Kim Kasl is raising two young children without benefit of washer, dryer or TV.

But she doesn’t feel deprived. “This is a choice,” she said of her family’s decision to live a minimalist life in a portable one-room cottage perched next to a sparkling lake in south central Minnesota.

The choice has allowed them to get by on one income, to home-school their kids and “instill amazing values — valuing experiences and time together over stuff we store in our house,” she said.

It’s been almost two years since the Kasls — Kim, husband Ryan, Sully, 7, Story 6, and Brinkley their shih tzu — downsized from a 2,000-square-foot suburban rambler to a 267-square-foot house. They had to shed most of their furniture, shoes and clothes, toys and their 55-inch TV.

Their dishes now fit in one drawer. “Everybody’s got a plate. If one breaks, we go to Goodwill and get another,” Kim said.

She purged impractical, special-occasion apparel, like high heels. “I have one pair of jeans,” she said.

But Kim and Ryan accepted the spartan realities of tiny-house living because they were eager to embrace a life unencumbered by debt, burdensome belongings and endless household chores.

“It feels like freedom,” Kim said a few weeks after their move.

So what does it feel like now — after weathering two winters in such close quarters?

“We love it!” said Kim, a former wedding photographer who does the home-schooling. She remains an upbeat cheerleader for tiny-house living, speaking at events and blogging at blessthistinyhouse.com. “When you eliminate excess and unnecessary things that cause you stress, what’s left is everything good.”

Not that there haven’t been challenges, she admits, starting with finding the right place to put their tiny house. Zoning and building codes have not caught up with the tiny-house movement. “We were roadblocked, roadblocked, roadblocked,” Kim said. Finally they found a lakeside lot, which formerly held two RVs. It wasn’t suitable for building a normal-sized new house.

“But there’s room for a tiny house,” said Ryan.

Kim can’t think of a thing she doesn’t like about life in their microhouse, although she would like an in-home alternative to the laundromat.

Ryan, who works as a special education administrator, appreciates the financial benefits of simpler living. The Kasls were able to build their tiny house for about $30,000, thanks to hands-on help from family members and discounts and connections they were able to access as part of appearing on TV’s “Tiny House Nation.”

“We’ve saved a lot of money,” he said. “It put us in a really good position,” freeing up funds for travel, including a trip to the Tiny House Jamboree next month, where Kim will be a featured speaker.

“We’ve had a lot of adventures and new experiences,” Kim said. “We don’t feel our life is tiny.”

Trending topic

Tiny houses, it seems, are everywhere. There are countless books and TV shows about how to find, build and live in them, and you can’t log on to your laptop without seeing a tiny-house Facebook link or YouTube video. But while many people are curious about drastic downsizing, very few are actually taking the plunge.

Tiny homes — under 500 square feet — represent a growing but still very tiny slice of the housing market, less than half of 1 percent of all homes for sale this year, according to Trulia, a residential real estate website.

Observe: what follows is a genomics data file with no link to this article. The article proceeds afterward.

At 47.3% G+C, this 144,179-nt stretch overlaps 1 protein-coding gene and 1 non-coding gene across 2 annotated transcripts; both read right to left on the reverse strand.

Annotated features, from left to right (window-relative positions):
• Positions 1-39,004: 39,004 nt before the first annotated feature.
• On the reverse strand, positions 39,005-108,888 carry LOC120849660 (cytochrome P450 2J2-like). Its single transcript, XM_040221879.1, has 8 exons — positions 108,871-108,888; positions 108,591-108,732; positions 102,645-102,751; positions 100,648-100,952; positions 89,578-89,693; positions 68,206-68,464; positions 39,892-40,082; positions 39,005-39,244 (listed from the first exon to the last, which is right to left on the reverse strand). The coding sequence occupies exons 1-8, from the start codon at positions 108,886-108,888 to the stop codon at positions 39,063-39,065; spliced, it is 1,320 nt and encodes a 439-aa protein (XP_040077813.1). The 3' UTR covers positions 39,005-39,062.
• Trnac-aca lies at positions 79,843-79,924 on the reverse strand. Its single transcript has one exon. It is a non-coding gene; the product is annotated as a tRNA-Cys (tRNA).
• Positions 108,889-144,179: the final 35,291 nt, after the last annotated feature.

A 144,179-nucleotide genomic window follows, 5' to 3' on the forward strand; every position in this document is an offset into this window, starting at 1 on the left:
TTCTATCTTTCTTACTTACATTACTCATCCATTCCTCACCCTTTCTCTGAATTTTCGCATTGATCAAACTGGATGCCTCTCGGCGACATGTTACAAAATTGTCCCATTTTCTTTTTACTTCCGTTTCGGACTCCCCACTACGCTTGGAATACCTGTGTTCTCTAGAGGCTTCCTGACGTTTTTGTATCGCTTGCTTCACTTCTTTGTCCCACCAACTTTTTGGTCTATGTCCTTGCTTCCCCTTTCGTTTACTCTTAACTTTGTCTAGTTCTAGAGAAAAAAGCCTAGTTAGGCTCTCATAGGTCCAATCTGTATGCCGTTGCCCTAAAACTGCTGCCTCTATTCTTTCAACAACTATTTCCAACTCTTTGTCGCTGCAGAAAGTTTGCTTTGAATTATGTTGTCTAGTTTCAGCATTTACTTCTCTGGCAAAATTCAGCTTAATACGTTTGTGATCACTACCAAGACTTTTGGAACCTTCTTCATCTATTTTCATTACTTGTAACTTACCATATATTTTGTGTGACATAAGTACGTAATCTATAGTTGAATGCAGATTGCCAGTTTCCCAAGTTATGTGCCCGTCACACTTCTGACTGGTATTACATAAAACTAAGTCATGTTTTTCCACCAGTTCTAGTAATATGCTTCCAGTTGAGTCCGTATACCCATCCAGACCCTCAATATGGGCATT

“The trend isn’t as pervasive as it appears to be,” said Cecilia Xia, PR specialist. “Based on Trulia’s research, we see the tiny home movement as a niche fad.”

One recent survey found that most Americans aren’t fans of big McMansions or tiny houses; 44 percent say they want a home between 1,401 and 2,600 square feet.

But while few people go truly tiny, the fascination taps into a more widespread desire for simpler, smaller living. The Kasls recently hosted several curious visitors who made a road trip to their house as part of a tiny-house workshop.

“This is beautiful, but so small,” said John Lindner of St. Paul after touring the Kasls’ petite dwelling with its Craftsman-style stained-glass light fixtures and rustic siding made of reclaimed telephone poles. Lindner wasn’t sure he was ready for the “culture shock” of having no personal space. “Maybe 1,000 square or a condo,” he said.

Dani and Ken Ewing came all the way from Spokane, Wash., to attend the workshop. “I’ve been hearing a lot of talk about [tiny houses] but I’ve never actually been inside one,” Dani said.

Visitors climbed the stairs one by one to peek at the Kasls’ sleeping loft — a raised platform at each end of the single room, connected by a narrow catwalk. They checked out the composting toilet, small wood-burning stove and clever but minimal storage space.

Ryan gets most of their hanging space, Kim explained. “He needs work clothes.” Each child has three small plastic bins for storing their entire wardrobe. They do have a good-sized storage shed next door where they stash toilet paper, paper towels and off-season clothing.

During the summer months, their lake setting is idyllic. The kids play outside, the family eats meals at their picnic table and they have a campfire just about every night.

“In the winter, we go to the ‘Y,’ the library, visit family and friends,” said Kim. When they want to gather a large group, they meet at a restaurant — or use Airbnb to rent “someone else’s big house.”

The Kasls think they may outgrow their tiny house when their children are older, but for now, it works. “It’s normal,” Kim said. “It should be an acceptable way to live.”

 

@stribkimpalmer